After the last satisfying article about signature dinners around China we are bringing you the post-dinner meal that everyone loves: dessert and snacks. Chinese desserts are often forgotten, but they are delicious and a perfect way to complete dinner.
To find the English menus for restaurants all over China with these dessert items, search the Spoonhunt APP!
Hangzhou’s signature dessert is appropriately named Lotus Shortbread 杭州荷花酥 Hángzhōu héhuā sū after its shape and color. With layers of crispy, flaky and sweet bread, this dessert can also be served midway through a classic Hangzhou banquet.
The dessert of Cantonese capital Guangzhou is called Ginger Milk Pudding 姜汁撞奶 Jiāng zhī zhuàng nǎi. This is the most famous dessert in most Cantonese cities, including Hong Kong and Macau. Due to the TCM view of ginger, it’s often eaten during cold weather to prevent illness.
Kunming, capital of the Yunnan province in south central China, has a strong cuisine culture, and their signature dessert is Fresh Flower Cake 鲜花饼 xiānhuā bǐng. Representative of the classical periods in Yunnan, this cake’s main ingredient is rose.
The “spicy” province of China has a surprisingly sweet and sour signature dessert to counteract the 麻辣 in Yibin Cold Cake 宜宾凉饼 Yíbīn liáng bǐng. Made from glutinous rice, agar, red bean paste, sesame, and osmanthus. It has a lot of health benefits such as detoxing, reduces swelling, and alleviates swelling.
Tianjin’s signature dessert is called Donkey Rolls 驴打滚 Lǘ dǎgǔn. Rest assured this dessert is not actually made of donkey (although Donkey Meat is delicious), but actually soybean powder with glutinous rice, honey and red bean paste. Also known as rice cakes, these mild and filling desserts are popular among locals.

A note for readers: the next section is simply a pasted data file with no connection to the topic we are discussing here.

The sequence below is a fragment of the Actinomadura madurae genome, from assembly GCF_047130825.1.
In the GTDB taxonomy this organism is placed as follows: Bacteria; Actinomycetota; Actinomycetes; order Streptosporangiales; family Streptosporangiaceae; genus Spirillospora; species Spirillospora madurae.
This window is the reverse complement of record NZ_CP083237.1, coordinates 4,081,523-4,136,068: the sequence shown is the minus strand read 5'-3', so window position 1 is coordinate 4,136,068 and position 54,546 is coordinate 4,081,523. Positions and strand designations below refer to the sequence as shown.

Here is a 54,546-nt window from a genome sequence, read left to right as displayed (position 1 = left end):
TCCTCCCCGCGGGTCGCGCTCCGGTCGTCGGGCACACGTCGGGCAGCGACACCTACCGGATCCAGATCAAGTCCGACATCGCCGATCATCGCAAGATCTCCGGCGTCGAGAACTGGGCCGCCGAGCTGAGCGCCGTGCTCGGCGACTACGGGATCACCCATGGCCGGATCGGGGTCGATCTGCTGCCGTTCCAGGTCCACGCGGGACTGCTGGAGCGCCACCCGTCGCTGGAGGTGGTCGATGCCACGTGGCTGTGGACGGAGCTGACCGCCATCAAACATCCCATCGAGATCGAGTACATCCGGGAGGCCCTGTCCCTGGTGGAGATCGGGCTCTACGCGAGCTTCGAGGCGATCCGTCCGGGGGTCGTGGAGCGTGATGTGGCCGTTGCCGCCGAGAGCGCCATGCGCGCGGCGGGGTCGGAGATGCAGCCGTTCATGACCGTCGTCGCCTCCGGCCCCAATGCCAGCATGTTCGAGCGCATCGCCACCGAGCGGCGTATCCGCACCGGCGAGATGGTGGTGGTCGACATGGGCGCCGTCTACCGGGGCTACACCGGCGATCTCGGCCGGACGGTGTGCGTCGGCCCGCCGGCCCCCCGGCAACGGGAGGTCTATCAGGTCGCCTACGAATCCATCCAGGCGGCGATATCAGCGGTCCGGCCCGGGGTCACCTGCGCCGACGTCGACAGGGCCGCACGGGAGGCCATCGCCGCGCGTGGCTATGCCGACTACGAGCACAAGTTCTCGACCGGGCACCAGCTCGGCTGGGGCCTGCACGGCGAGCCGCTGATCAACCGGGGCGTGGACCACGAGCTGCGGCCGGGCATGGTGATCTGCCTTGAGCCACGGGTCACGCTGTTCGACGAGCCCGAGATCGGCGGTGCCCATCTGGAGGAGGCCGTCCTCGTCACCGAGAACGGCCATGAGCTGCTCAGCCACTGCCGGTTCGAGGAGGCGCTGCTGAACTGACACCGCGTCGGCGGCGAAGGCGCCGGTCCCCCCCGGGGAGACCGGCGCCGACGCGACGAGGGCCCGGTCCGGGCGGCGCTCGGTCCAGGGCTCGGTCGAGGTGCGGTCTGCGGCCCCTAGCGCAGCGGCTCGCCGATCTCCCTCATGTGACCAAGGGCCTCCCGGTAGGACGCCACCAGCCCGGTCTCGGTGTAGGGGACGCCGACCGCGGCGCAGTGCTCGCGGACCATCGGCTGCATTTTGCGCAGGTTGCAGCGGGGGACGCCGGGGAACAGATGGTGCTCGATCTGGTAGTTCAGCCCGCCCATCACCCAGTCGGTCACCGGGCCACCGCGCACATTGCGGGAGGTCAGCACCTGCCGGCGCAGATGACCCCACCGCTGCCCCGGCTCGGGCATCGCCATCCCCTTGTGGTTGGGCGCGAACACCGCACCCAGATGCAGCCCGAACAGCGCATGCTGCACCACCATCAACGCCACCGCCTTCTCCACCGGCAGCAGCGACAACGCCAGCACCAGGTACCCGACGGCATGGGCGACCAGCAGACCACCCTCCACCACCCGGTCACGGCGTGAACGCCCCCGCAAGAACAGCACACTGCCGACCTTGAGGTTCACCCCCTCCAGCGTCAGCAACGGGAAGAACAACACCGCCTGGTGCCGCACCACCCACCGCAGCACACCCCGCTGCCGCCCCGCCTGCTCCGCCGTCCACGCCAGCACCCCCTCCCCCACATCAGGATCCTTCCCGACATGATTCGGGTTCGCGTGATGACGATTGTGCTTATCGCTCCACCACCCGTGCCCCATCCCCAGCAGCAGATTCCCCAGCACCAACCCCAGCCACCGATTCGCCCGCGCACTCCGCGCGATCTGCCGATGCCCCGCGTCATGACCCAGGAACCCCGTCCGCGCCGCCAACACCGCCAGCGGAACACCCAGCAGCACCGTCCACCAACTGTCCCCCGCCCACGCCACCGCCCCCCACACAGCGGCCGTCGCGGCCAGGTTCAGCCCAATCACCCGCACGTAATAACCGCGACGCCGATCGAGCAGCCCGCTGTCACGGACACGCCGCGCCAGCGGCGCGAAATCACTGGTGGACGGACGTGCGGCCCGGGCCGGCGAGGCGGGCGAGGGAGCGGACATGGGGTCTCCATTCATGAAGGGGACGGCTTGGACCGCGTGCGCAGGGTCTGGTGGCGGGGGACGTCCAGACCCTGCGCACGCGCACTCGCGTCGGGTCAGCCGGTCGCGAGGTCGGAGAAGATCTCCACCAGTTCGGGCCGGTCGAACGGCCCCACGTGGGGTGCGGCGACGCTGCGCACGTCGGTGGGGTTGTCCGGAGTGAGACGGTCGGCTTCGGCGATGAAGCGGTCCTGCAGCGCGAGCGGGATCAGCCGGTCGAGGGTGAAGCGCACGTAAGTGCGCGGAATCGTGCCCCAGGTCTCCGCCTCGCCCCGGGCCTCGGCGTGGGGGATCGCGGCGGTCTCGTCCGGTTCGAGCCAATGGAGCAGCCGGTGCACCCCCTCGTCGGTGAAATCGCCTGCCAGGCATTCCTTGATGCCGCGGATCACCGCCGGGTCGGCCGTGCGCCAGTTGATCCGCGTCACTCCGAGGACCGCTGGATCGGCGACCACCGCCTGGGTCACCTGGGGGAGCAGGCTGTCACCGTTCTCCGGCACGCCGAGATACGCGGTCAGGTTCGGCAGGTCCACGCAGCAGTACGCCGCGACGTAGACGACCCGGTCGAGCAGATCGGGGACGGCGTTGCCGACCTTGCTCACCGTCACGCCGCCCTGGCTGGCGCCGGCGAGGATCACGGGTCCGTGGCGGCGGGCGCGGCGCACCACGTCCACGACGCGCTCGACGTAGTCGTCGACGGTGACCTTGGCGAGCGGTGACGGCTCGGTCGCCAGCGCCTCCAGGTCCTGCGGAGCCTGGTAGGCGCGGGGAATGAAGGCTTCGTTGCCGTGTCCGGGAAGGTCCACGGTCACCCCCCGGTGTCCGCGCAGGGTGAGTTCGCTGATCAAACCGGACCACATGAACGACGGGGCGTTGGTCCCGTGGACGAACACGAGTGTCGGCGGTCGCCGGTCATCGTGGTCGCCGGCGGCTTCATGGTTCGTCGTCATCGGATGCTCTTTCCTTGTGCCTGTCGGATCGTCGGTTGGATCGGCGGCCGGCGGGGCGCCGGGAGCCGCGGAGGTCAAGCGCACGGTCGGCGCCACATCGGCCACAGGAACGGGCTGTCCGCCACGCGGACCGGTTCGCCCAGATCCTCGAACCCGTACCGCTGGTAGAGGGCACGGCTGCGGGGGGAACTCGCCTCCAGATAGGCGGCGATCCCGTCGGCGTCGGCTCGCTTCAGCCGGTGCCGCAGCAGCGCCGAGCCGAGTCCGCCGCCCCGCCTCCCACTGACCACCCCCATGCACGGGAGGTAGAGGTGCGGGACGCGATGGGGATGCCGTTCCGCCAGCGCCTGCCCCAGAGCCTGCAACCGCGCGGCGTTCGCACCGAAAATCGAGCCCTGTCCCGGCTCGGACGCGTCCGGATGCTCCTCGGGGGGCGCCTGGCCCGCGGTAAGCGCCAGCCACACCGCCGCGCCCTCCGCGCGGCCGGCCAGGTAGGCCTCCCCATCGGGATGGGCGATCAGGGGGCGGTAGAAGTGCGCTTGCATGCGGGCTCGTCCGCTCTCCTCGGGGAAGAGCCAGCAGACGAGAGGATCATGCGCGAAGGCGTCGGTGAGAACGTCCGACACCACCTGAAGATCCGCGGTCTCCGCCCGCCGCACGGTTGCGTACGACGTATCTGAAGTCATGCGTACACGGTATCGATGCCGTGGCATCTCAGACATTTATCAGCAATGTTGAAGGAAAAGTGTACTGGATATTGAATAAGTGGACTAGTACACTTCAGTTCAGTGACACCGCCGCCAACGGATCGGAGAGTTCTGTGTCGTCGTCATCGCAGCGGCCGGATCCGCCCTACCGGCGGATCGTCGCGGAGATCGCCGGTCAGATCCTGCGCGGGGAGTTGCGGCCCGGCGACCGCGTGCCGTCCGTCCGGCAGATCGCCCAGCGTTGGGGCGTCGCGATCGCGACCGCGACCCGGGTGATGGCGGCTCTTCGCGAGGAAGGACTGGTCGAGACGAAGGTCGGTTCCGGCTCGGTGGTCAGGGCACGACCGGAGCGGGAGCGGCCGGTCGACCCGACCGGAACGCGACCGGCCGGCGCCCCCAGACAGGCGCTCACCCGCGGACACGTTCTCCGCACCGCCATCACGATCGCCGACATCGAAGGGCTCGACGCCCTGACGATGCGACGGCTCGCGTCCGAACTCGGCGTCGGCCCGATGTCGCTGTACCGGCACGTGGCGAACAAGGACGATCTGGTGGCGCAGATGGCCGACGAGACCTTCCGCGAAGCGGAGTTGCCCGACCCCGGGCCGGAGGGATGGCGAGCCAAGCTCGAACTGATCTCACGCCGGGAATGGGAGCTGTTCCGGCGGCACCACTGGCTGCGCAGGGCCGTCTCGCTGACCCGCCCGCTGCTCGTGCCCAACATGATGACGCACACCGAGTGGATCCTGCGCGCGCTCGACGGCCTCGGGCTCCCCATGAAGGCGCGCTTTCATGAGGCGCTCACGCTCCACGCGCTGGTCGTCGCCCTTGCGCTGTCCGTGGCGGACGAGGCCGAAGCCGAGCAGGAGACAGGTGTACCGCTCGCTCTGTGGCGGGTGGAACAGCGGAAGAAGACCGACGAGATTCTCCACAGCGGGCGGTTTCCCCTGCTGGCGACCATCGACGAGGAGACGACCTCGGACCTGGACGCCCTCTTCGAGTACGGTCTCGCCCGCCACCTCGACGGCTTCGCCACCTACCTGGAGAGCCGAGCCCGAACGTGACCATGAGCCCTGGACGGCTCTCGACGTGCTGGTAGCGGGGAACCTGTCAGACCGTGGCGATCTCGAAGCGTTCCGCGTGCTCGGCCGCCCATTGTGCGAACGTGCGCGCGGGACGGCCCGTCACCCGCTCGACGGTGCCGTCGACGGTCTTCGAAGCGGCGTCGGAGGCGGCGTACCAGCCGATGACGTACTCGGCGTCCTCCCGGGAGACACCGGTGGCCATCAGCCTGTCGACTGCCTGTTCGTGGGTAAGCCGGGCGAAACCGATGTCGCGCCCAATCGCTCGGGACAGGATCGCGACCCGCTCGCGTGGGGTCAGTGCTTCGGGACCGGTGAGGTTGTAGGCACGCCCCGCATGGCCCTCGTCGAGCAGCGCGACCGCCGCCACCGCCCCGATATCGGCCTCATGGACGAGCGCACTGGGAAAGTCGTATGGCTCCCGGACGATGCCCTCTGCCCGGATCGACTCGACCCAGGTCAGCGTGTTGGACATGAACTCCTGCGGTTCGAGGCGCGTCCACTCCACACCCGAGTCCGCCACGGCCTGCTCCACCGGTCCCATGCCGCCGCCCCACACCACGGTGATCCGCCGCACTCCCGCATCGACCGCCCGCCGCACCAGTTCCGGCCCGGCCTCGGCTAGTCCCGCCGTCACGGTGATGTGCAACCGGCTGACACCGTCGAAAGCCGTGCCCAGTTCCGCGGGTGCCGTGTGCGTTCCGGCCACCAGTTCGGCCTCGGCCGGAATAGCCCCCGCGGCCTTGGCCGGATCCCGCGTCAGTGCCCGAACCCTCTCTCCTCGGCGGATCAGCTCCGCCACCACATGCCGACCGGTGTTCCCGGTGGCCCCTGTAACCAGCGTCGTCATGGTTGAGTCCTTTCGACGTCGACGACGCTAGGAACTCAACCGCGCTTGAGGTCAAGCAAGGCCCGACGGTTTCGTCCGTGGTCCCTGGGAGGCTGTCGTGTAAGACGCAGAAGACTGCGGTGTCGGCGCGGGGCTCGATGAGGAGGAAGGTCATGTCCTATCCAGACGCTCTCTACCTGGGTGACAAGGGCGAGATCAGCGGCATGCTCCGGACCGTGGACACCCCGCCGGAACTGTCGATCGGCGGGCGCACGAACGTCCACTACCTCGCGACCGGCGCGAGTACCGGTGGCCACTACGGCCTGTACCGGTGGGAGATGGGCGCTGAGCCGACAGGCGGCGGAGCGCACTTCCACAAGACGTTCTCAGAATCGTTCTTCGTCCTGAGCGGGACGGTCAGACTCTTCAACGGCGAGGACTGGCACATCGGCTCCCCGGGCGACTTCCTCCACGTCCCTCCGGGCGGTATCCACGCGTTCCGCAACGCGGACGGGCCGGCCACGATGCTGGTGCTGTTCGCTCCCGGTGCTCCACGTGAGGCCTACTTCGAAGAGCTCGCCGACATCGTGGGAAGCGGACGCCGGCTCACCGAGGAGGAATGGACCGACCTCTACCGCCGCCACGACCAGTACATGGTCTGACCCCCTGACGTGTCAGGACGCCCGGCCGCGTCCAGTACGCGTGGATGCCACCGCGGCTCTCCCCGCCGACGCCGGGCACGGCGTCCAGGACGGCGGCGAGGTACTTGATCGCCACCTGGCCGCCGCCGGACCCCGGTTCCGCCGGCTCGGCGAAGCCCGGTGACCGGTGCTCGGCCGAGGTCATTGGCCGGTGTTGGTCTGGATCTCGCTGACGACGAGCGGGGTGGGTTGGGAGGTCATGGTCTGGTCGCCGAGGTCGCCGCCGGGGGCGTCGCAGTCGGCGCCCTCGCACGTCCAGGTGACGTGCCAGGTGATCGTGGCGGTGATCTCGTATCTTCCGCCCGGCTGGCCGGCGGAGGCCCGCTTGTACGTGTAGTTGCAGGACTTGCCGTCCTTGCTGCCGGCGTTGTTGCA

The capital of China is known for duck, jian bing and this dessert: Candied Fruits on a Stick 冰糖葫芦 Bīng táng hú lu. A popular street snack that has made its way to many other China’s cities, this candied fruit can be hawthorn fruit, strawberry, mango, grapes, etc. Depending on the fruit inside, the hard and sweet candied sheel can contain sweet or sour fruit inside.
Taiwan’s desserts tend to be more well known, especially among expats. The most popular traditional dessert amongst locals in Taiwan is Pineapple Cake 凤梨酥 Fènglí sū. People love this dessert because the south Taiwanese accent of Taiwan makes the word pineapple sound like the Mandarin word for “prosperity comes.”
China’s tropical island off the southern coast is Hainan and their signature dessert is Coconut Rice 椰子饭 Yēzi fàn. Nicknamed “coconut boat” because the shell of the coconut acts as a veseel for the sweet rice, this Hainan treat is usually served to honored guests.
The largest city in China, Shanghai, has a very different kind of signature dessert called Yellow Crab Shell 蟹壳黄 Xiè ké huáng. Also called Sesame cake, this “bun” can be filled with many different ingredients from sugar to scallions, red bean paste and corriander.
This popular street dessert Dragon’s Beard Candy 龙须糖 Lóng xū táng can be found all around China, but it is best known in Anhui. The layered, powdery string candy is filled with peanuts and takes true skill to make properly. Turning a large ball of sugar glue into string isn’t easy, but it is delicious.
The northwestern-most province of China, Xinjiang, has a very traditional Muslim dessert: Walnut Cake 切糕 Qiē gāo. Often sold by Uyghur street vendors, the cake comes in a huge loaf and you request small slices to be cut off for your dessert. The cake is made of corn syrup, raisins, sesame, osmanthus, dates and of course, walnuts.
Tibet’s signature dessert is not a solid food, but rather a tea. Butter Tea 酥油茶 Sūyóuchá. The tea gets its name and sweet taste and smell from cow or sheep’s milk. This traditional Tibetan tea is creamy, smooth and warm.
Wuhan has a very familiar looking dessert for Western travelers and it’s nicknamed a Chinese Donut 面窝 Miàn wō. Unlike the traditional donut, Wuhan’s version is made of rice and soybean powder mixed together. Black sesame is added before it is deep fried to make it crispy.
The ancient southern capital of China, Nanjing, has a famous dessert called Osmanthus Sugar Taro Balls 桂花糖芋苗 Guìhuā táng yù miáo. This dessert is made of sweet taro glutinous rice balls in osmanthus sugar soup. The smell is so sweet, you get drawn to it from the street.
Which Chinese dessert is your favorite? Let us know in the comment below!
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